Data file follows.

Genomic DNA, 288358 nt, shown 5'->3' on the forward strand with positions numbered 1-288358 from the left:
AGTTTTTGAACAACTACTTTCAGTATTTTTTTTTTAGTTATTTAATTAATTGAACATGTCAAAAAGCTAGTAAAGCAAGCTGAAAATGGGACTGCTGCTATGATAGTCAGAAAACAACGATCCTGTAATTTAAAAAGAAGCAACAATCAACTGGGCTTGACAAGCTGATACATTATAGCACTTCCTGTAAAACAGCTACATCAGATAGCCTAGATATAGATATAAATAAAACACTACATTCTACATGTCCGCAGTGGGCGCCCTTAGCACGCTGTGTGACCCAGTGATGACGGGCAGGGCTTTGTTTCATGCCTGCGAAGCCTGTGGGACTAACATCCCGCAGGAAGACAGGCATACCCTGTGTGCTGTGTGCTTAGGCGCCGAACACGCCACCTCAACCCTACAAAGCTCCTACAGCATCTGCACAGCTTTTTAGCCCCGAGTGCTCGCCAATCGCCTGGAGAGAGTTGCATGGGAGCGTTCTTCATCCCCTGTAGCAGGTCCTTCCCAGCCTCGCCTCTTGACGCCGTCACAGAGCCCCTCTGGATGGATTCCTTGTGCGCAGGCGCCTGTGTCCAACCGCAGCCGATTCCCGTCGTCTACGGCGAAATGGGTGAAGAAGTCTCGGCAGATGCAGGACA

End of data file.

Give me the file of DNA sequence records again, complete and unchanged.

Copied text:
Genomic DNA, 288358 nt, shown 5'->3' on the forward strand with positions numbered 1-288358 from the left:
AGTTTTTGAACAACTACTTTCAGTATTTTTTTTTTAGTTATTTAATTAATTGAACATGTCAAAAAGCTAGTAAAGCAAGCTGAAAATGGGACTGCTGCTATGATAGTCAGAAAACAACGATCCTGTAATTTAAAAAGAAGCAACAATCAACTGGGCTTGACAAGCTGATACATTATAGCACTTCCTGTAAAACAGCTACATCAGATAGCCTAGATATAGATATAAATAAAACACTACATTCTACATGTCCGCAGTGGGCGCCCTTAGCACGCTGTGTGACCCAGTGATGACGGGCAGGGCTTTGTTTCATGCCTGCGAAGCCTGTGGGACTAACATCCCGCAGGAAGACAGGCATACCCTGTGTGCTGTGTGCTTAGGCGCCGAACACGCCACCTCAACCCTACAAAGCTCCTACAGCATCTGCACAGCTTTTTAGCCCCGAGTGCTCGCCAATCGCCTGGAGAGAGTTGCATGGGAGCGTTCTTCATCCCCTGTAGCAGGTCCTTCCCAGCCTCGCCTCTTGACGCCGTCACAGAGCCCCTCTGGATGGATTCCTTGTGCGCAGGCGCCTGTGTCCAACCGCAGCCGATTCCCGTCGTCTACGGCGAAATGGGTGAAGAAGTCTCGGCAGATGCAGGACA